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Ethylene: potential key for biochar amendment impacts
- Spokas, Kurt A., Baker, John M., Reicosky, Donald C.
- Plant and soil 2010 v.333 no.1-2 pp. 443
- soil microorganisms, biological activity in soil, gas emissions, ethylene, ethylene production, soil amendments, charcoal, biochar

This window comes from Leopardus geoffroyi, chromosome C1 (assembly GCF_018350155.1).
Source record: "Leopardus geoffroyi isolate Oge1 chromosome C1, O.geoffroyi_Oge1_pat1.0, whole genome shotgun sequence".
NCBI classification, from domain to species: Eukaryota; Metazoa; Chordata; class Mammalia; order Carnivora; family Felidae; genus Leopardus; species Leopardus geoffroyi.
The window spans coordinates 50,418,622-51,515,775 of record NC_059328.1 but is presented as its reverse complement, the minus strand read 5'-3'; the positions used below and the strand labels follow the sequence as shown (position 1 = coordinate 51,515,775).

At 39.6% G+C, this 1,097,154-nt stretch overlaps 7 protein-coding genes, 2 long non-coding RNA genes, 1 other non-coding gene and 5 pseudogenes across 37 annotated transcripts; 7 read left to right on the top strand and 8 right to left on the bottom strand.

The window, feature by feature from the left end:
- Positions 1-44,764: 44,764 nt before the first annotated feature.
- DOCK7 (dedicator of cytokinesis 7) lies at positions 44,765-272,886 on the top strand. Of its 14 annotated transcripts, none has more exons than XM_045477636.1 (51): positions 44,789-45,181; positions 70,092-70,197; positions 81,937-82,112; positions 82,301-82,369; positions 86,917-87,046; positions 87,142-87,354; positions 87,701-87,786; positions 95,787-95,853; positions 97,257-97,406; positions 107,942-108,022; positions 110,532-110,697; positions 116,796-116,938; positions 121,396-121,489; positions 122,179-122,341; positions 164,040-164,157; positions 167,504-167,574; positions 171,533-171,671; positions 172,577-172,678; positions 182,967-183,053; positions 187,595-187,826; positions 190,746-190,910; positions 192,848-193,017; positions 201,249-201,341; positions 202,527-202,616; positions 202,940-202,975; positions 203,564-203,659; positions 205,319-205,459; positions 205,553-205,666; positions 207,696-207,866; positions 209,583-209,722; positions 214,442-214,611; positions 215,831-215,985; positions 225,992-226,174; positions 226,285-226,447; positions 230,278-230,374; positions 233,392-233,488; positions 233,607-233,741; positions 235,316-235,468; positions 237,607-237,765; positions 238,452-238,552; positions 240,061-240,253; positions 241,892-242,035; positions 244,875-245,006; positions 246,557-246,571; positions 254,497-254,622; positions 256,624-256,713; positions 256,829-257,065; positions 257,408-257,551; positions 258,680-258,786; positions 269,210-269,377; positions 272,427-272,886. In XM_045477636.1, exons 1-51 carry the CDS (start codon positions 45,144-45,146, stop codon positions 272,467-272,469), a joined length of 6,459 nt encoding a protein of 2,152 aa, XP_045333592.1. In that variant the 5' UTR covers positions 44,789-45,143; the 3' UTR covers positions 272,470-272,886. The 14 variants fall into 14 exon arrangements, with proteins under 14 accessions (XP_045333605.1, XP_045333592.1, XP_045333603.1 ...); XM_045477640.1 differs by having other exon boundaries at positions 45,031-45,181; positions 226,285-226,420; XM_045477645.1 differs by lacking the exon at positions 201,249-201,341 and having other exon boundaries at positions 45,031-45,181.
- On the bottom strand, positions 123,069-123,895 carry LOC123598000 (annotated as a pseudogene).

- Significant increases in root density, crop growth and productivity have been observed following soil additions of biochar, which is a solid product from the pyrolysis of biomass. In addition, alterations in the soil microbial dynamics have been observed following biochar amendments, with decreased carbon dioxide (CO₂) respiration, suppression of methane (CH₄) oxidation and reduction of nitrous oxide (N₂O) production. However, there has not been a full elucidation of the mechanisms behind these effects. Here we show data on ethylene production that was observed from biochar and biochar-amended soil. Ethylene is an important plant hormone as well as an inhibitor for soil microbial processes. Our current hypothesis is that the ethylene is biochar derived, with a majority of biochars exhibiting ethylene production even without soil or microbial inoculums. There was increased ethylene production from non-sterile compared to sterile soil (215%), indicating a role of soil microbes in the observed ethylene production. Production varied with different biomass sources and production conditions. These observations provide a tantalizing insight into a potential mechanism behind the biochar effects observed, particularly in light of the important role ethylene plays in plant and microbial processes.